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Stimulus map quest: It’s a long road

Recovery.gov's revamp impressed with its new mapping capability; the only catch is the incomplete data

Data without context is meaningless to anyone but a specialist. But context without data is not so helpful either. Such was the dilemma presented by the Obama administration’s revamp of the Recovery.gov Web site, which was unveiled last week.

On the one hand, public policy experts and transparency advocates were impressed with the site’s new mapping capability, which lets users see how stimulus funds have been spent in their states, counties, congressional districts or even their own ZIP codes.

By displaying information on a map, the site makes it possible for even the most casual users to see at a glance how stimulus spending affects their neighborhoods. No advanced degree in statistics needed, just a computer with a mouse.

“While individual states have been experimenting with the use of GIS for tracking and reporting stimulus spending, the level of detail and the use of GIS to visually present the data for a spending program of this size is unprecedented,” wrote Computerworld blogger Robert Mitchell.

The site also gives a nod to policy wonks, giving power users the option of downloading the raw data so that they can do their own number crunching.

The only catch is the data. A lot of data is still missing because the site only shows data reported by federal agencies, not from the state and local level where a lot of the action is. That data should be available by the end of October, but experts wonder how accurate it will be.

One concern is “the Office of Management and Budget’s lax rules dictating how frequently [updated] and detailed the expenditures and jobs reports need to be,” Aliya Sternstein wrote at Nextgov.com.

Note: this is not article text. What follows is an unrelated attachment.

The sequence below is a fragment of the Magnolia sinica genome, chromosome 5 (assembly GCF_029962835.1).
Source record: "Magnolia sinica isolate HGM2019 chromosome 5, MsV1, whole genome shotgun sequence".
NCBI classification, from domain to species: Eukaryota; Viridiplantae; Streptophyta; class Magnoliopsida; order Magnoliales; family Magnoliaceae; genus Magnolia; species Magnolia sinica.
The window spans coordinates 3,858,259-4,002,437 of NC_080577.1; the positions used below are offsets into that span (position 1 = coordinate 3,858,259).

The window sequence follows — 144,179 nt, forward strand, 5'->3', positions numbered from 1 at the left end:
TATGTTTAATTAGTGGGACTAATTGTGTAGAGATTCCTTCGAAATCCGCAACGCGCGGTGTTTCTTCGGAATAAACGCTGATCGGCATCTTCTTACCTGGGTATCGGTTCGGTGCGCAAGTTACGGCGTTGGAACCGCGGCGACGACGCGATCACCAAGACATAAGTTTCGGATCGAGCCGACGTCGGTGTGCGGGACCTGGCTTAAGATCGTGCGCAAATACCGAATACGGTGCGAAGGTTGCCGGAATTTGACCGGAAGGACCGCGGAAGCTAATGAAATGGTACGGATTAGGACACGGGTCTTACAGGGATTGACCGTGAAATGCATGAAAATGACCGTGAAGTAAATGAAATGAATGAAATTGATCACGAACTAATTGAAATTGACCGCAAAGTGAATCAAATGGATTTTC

OMB Watch, a transparency advocate, found numerous problems with the site. For example, it includes a special section that lists noncompetitive contracts that have been awarded, but “the list is in a PDF and provides no links to further information about the contracts,” Craig Jennings wrote in his review at OMBWatch.

The Denver Post’s Miles Moffeit notes a number of other information gaps, including data on subcontractors, stimulus expenditures worth less than $25,000 and administrative costs paid by nonfederal agencies.

The last one hits close to home for Denver Post readers. According to Moffeit, Colorado Gov. Bill Ritter apparently paid $40,000 to his former law firm “to help advise the state’s stimulus-oversight board.” Such a payment won’t show up on Recovery.gov “because the Recovery Act doesn’t require reporting of administrative costs,” Moffeit wrote. “Those expenses include consultant fees, according to the governor’s office.”

The net result, some experts seem to feel, is a great map for displaying questionable data.

Nonetheless, the Obama administration did win some kudos, even if grudgingly.

“Even with these flaws, it's still a timely reminder of how much federal data is locked away from the public (either intentionally or through obscurity and bizarre data formats), and how much more easy it is to navigate with a map-based interface,” wrote CBS News blogger Declan McCullagh.

An added bonus, noted by the Wall Street Journal’s Louise Radnofsky: The site can be translated into numerous languages, even Latvian.

About the Author

John Monroe is Senior Events Editor for the 1105 Public Sector Media Group, where he is responsible for overseeing the development of content for print and online content, as well as events. John has more than 20 years of experience covering the information technology field. Most recently he served as Editor-in-Chief of Federal Computer Week. Previously, he served as editor of three sister publications: civic.com, which covered the state and local government IT market, Government Health IT, and Defense Systems.

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